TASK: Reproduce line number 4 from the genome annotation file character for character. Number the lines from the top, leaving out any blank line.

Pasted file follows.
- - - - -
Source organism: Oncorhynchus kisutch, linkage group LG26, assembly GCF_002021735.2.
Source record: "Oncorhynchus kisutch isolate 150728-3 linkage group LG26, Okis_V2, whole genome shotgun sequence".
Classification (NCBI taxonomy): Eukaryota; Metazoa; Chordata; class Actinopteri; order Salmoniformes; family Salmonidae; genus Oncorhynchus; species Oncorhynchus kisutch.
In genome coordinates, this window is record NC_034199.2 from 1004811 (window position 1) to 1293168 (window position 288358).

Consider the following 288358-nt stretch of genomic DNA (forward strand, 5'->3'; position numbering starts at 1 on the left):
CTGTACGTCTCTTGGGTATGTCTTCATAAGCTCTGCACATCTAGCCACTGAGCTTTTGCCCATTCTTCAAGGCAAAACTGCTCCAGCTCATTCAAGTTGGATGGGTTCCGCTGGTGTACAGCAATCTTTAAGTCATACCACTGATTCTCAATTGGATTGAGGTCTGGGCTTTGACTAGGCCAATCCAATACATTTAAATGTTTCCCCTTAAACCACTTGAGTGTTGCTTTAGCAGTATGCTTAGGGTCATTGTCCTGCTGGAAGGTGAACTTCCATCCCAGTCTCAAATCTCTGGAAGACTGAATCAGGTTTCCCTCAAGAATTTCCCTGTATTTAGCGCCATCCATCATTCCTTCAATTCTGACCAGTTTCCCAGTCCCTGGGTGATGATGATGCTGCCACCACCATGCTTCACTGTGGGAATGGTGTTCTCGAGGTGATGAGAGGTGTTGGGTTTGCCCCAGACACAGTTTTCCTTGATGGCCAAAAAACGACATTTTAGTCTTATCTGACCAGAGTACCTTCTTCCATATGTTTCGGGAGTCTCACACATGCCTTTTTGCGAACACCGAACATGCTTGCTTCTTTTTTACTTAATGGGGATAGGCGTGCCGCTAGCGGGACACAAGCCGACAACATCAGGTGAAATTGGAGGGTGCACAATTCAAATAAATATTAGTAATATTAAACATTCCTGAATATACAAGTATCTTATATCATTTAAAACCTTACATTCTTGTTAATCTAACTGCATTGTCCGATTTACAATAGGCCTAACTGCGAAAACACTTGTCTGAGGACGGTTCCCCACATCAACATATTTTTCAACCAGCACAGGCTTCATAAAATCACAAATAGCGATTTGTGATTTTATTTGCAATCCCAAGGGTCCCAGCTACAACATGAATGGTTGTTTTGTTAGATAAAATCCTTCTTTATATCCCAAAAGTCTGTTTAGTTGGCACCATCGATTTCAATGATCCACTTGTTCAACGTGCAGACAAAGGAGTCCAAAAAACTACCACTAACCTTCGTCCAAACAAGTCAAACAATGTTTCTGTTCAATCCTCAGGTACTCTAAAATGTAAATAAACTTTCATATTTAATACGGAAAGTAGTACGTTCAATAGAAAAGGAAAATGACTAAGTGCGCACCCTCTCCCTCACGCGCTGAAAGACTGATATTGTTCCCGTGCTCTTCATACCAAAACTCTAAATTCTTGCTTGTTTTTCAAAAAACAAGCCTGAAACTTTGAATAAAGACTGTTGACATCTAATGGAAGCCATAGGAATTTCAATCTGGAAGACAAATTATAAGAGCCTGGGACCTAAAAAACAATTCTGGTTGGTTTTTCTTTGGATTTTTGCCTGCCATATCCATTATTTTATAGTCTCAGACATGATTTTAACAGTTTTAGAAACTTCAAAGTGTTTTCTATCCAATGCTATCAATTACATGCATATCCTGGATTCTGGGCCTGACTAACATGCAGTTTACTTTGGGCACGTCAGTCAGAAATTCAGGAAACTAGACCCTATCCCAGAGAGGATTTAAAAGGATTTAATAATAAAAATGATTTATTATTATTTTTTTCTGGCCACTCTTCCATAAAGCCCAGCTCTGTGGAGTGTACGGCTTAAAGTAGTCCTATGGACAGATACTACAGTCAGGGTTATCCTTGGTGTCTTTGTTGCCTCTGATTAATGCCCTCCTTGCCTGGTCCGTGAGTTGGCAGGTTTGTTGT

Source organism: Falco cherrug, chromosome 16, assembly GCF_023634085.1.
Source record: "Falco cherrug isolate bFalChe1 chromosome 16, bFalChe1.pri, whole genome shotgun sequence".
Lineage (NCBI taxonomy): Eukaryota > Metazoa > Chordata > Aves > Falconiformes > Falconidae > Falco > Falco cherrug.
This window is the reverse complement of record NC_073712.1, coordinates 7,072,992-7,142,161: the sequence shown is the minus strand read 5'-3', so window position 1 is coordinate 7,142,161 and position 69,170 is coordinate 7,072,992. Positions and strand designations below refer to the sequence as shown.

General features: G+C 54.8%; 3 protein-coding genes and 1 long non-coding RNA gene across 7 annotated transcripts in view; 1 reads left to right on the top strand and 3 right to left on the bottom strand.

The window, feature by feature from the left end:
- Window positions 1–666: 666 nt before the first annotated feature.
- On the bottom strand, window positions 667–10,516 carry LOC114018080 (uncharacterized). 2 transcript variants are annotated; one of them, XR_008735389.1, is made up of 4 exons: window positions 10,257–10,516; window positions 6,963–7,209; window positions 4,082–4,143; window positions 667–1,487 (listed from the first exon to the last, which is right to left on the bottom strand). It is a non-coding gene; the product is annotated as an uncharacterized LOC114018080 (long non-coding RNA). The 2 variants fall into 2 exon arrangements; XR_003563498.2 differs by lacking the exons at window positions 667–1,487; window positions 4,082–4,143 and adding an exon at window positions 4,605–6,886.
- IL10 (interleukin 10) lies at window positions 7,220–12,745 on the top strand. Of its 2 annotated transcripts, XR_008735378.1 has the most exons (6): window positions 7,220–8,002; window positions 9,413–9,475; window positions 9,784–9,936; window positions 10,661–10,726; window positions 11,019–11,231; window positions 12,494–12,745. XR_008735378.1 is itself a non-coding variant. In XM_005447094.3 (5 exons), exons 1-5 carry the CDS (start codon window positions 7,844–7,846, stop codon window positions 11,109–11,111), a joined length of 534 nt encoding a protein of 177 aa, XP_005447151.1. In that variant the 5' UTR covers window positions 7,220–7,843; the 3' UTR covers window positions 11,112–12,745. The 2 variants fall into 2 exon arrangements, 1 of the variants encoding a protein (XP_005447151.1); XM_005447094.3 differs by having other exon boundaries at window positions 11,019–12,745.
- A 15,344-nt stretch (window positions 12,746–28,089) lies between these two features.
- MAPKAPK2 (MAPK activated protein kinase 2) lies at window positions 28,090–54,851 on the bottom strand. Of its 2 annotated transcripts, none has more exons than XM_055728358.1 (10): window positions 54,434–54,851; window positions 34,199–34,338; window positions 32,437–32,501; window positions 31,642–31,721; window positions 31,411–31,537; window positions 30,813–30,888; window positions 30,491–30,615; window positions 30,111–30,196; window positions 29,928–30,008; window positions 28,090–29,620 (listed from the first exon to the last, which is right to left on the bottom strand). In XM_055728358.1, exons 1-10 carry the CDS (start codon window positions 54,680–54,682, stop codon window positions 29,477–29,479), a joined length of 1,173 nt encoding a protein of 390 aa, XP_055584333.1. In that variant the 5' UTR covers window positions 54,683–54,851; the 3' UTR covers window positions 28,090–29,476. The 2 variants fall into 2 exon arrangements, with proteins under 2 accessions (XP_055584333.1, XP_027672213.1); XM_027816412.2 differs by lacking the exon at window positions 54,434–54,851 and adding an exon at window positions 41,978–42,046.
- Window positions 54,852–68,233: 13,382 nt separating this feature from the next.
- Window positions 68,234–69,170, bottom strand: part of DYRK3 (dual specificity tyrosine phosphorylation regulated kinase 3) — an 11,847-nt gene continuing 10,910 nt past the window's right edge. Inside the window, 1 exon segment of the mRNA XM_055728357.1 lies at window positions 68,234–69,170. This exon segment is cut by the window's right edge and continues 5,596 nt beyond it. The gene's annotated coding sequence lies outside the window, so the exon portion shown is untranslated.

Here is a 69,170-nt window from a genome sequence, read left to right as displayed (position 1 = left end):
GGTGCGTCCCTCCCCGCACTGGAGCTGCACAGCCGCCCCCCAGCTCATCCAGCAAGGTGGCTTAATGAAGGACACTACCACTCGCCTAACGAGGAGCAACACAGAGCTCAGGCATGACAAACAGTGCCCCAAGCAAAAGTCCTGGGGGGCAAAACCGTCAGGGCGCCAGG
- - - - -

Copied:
In genome coordinates, this window is record NC_034199.2 from 1004811 (window position 1) to 1293168 (window position 288358).